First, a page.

Around this time last year, the Vikings had to dramatically change course following the season-ending injury to Teddy Bridgewater. They quickly traded for Sam Bradford, and all things considered, the Vikings managed to finish a respectable 8-8. Offensive coordinator Pat Shurmur has a West Coast offense background from his time with Andy Reid, but also spent time with Chip Kelly. That combination of influences along with Tony Sparano’s power run game has led some to speculate this Vikings offense could resemble a power spread system.
Team Offensive Stats
While he hasn’t been able to materialize as a viable fantasy option, Bradford is coming off arguably his best season as a pro. A preseason trade thrust him into the Vikings lineup starting in Week 2, and he proceeded to complete a career-high 71.6 percent of his passes while throwing an interception on just 0.9 percent of his attempts. That’s especially noteworthy given the patchwork nature of the Vikings offensive line. Despite his strong play, Bradford only managed four top-10 fantasy weeks and finished 23rd in fantasy scoring at the position. He’s barely on the fringes of the QB2 radar this year.
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For the first time in a very long time, the Vikings will enter a season without Adrian Peterson on the roster. To fill that void, the team drafted Dalvin Cook and signed veteran Latavius Murray to go along with incumbent Jerick McKinnon. Cook stands out as the most likely player to make a fantasy impact this year. The former Florida State standout fell to the second round of this year’s draft, but arguably had first-round talent. He posted 1,000-plus rushing yards in all three of his college season, and last year he led the nation with 99 forced missed tackles. He’s a capable receiver out of the backfield and has three-down potential. The two things holding Cook back are the Vikings offensive line – which the team did take steps to improve – and the potential for a committee with Murray getting short yardage work and McKinnon in on passing plays. Still, Cook’s upside and potential for every-down duties are enough to consider him as an RB2 pick.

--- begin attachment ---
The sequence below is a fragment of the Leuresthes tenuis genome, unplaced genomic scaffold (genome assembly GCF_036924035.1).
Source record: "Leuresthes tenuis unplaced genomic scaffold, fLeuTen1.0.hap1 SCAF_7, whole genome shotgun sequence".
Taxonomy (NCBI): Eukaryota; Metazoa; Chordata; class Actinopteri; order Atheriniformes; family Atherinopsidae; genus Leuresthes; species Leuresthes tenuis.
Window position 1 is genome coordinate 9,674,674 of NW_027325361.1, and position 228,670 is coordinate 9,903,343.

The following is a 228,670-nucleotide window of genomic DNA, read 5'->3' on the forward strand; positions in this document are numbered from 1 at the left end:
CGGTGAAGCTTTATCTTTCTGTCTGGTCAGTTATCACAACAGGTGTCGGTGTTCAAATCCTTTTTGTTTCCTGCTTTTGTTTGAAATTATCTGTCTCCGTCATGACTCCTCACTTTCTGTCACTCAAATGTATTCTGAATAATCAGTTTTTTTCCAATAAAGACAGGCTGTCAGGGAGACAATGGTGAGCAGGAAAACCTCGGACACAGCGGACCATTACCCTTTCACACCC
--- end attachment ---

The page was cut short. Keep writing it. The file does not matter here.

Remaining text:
Murray isn’t likely to threaten for the starting job, but he could usurp goal-line carries from Cook. While Murray put up double-digit touchdowns last season, he managed just 788 yards on the ground. That’s just 4.0 yards per carry despite running behind one of the league’s best offensive lines. Raiders teammates Jalen Richard and DeAndre Washington each averaged well over 5.0 yards per carry behind the same offensive line. Murray isn’t likely to be a fantasy option this year. For that matter, neither is McKinnon. The perennial hype candidate floundered when given the opportunities for lead back touches last year and is well down on the depth chart.
The Vikings currently have a couple of No. 2 wide receiver types on their roster in Stefon Diggs and Adam Thielen. Of the two, Diggs is the preferred fantasy option. He finished 30th among wide receivers in fantasy scoring last season and flashed serious upside with a No. 1 finish in Week 2. However, he was very inconsistent, and did little for fantasy owners down the stretch with an average finish of 55th among wide receivers during the fantasy playoffs. That inconsistency along with a somewhat capped season-long ceiling due to Bradford being under center makes Diggs more of a WR3 option this year.
Thielen was one of the bigger surprises at wide receiver last year. He topped 100 receiving yards three times, including his massive Week 12 outburst when he went off for 202 yards and two scores on 12 catches. Thielen finished a surprise 28th among wideouts in fantasy scoring, but his most productive weeks often came with Diggs sidelined – he had seven catches for 127 yards and a score in Week 5 and eight catches on 10 targets for 53 yards in Week 12. With Diggs on the field, Thielen is best viewed as a flex option.
Laquon Treadwell should emerge as the Vikings’ third receiver, especially given Michael Floyd’s most recent rules violation. Treadwell was the 23rd overall selection in last year’s draft, but he ended up playing just 79 snaps and caught one ball on three targets for 15 yards. That’s hardly what you’d expect from a first-round pick, but don’t let his lack of productivity cause you to completely close the book on Treadwell. We can’t conclusively say what he is as a pro just yet. Ideally, he’ll serve as the No. 3 so we can get a long look for dynasty purposes. Treadwell isn’t on the redraft radar, but he’s an intriguing g buy-low candidate in dynasty leagues.
Wide Receiver Sets
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Kyle Rudolph is coming off a career year where he posted a solid 83 catches for 840 yards and seven scores on 120 targets. In most fantasy scoring systems, that was good enough to place second or third among tight ends. That’s by far his best finish of his career, with his previous high being 10th back in 2012. Better yet, it wasn’t just a few big games that propelled Rudolph last year. He ranked as a TE1 in 9-of-16 games in standard scoring and 12-of-16 games in PPR. Despite the strong production, many fantasy drafters seem to be overlooking Rudolph this year. He’s a rock-solid TE1 option who you can likely get at a nice discount on draft day.
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